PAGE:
MAYVILLE, N.D. -- North Dakota State University has the OK to build an addition to Sudro Hall with a price tag up to $28 million to allow for the expansion of its much-in-demand nursing program.
The State Board of Education voted unanimously Wednesday, March 28, to grant NDSU permission to go ahead with the project, which will be entirely paid for by private donations. So far, $22 million has been raised, but the building can be trimmed if fundraising falls short of the goal.
As planned, the six-story, 74,000-square-foot addition will connect to Sudro Hall’s northeast corner, south of Residence Dining Center. Originally, when the project was announced a year ago, the addition was envisioned as a 93,000-square-foot expansion. At that time, $20 million had been raised.
The addition will include extra instructional labs and collaborative learning spaces, which administrators say will help to avoid accreditation concerns and to expand enrollment. Added teaching space will include a multi-bed nursing skills lab, simulation labs and control rooms for observation, debriefing rooms and a nurse station.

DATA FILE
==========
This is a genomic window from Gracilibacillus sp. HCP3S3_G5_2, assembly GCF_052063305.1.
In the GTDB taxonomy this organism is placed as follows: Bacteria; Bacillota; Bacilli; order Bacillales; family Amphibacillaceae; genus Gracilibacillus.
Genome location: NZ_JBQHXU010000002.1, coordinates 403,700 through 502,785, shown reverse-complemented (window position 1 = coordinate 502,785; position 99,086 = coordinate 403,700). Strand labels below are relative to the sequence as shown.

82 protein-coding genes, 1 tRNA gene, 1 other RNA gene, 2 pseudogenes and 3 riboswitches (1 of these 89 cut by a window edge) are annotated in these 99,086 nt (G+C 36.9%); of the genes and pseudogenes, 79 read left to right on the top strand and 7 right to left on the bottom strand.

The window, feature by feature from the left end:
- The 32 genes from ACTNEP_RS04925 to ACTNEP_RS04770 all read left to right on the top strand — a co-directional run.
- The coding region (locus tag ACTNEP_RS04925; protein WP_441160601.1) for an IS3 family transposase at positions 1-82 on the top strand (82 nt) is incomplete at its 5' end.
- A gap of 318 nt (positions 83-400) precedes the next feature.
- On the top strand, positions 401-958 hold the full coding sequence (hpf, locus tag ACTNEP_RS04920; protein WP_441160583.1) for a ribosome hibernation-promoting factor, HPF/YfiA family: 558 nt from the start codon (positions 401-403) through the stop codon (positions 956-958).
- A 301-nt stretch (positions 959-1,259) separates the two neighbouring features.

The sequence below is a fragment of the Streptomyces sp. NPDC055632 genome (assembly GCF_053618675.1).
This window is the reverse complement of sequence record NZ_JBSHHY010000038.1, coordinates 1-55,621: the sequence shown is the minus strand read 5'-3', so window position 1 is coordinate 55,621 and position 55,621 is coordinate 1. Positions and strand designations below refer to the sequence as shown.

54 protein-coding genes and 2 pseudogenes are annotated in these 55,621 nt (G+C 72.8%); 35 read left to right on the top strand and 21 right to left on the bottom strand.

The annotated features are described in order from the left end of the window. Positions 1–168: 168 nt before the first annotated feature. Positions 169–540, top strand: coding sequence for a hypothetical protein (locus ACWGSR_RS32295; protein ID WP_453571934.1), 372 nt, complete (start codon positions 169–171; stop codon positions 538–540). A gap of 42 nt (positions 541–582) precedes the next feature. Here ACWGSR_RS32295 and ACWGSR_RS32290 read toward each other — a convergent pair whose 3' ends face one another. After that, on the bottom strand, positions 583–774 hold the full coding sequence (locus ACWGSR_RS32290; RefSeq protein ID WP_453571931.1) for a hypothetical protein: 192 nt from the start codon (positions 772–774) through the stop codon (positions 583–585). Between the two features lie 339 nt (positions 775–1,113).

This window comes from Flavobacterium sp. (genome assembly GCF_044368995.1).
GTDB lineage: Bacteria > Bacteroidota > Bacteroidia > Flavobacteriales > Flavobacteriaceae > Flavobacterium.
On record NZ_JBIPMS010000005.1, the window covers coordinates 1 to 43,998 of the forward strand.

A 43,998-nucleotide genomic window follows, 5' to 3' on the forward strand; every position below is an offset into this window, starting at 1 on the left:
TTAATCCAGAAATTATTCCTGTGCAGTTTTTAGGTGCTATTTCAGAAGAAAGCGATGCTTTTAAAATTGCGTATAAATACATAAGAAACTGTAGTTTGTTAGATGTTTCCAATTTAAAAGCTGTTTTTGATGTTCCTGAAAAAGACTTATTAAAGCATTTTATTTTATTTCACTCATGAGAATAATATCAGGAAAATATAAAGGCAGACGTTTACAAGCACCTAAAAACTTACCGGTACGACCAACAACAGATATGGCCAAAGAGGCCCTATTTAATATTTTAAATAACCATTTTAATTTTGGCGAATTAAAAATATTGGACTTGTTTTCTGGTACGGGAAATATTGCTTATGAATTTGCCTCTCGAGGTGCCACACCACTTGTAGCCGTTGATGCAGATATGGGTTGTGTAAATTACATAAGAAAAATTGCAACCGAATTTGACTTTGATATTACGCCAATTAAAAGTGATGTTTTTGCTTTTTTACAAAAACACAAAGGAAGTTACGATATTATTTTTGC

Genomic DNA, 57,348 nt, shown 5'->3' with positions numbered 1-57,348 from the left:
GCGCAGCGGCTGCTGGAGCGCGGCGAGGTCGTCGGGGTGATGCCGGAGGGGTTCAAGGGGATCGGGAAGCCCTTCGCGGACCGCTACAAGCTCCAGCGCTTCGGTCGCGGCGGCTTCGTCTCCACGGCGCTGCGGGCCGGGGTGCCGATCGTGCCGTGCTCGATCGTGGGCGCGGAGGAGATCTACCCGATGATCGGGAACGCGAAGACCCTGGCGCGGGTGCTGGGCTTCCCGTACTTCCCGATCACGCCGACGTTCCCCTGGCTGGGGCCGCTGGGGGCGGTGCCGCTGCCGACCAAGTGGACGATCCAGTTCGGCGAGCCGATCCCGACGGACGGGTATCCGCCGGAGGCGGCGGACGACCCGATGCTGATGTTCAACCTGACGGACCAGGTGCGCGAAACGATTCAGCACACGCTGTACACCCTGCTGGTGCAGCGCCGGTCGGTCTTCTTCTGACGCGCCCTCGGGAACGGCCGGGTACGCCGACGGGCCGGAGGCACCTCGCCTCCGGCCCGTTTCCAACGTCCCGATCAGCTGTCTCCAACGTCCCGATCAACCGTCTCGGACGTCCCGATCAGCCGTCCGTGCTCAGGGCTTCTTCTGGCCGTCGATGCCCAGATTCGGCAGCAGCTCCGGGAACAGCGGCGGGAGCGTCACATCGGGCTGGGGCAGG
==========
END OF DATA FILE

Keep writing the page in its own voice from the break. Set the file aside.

The addition also will include exam rooms and a video-conferencing room, library space and offices. The added space will allow consolidation into one building, allowing sections of the College of Health Professions to move out of leased spaces.
Enrollment in the college has grown from 650 in 1995 to more than 2,000 today, making it NDSU’s second-largest college.
The addition also will include a simulated pharmacy instructional lab, including prescription processing, medication therapy management as well as sterile and non-sterile compounding labs, telepharmacy and institutional pharmacy space.
If funding allows, the project also could involve remodeling a small area to expand research capabilities.
NDSU administrators have said the Sudro Hall addition will help to greatly expand the nursing program over time.
NDSU’s nursing program now has room for 96 graduates each year in Fargo and 80 at its site in Bismarck. The new addition will allow 202 nursing graduates each year from the Fargo campus.
In other action, board members approved budget guidelines for 2018-19 that will give campus presidents the flexibility to increase salaries during the 2019 fiscal year. However, any salary increases must be offset by cuts elsewhere, under the policy.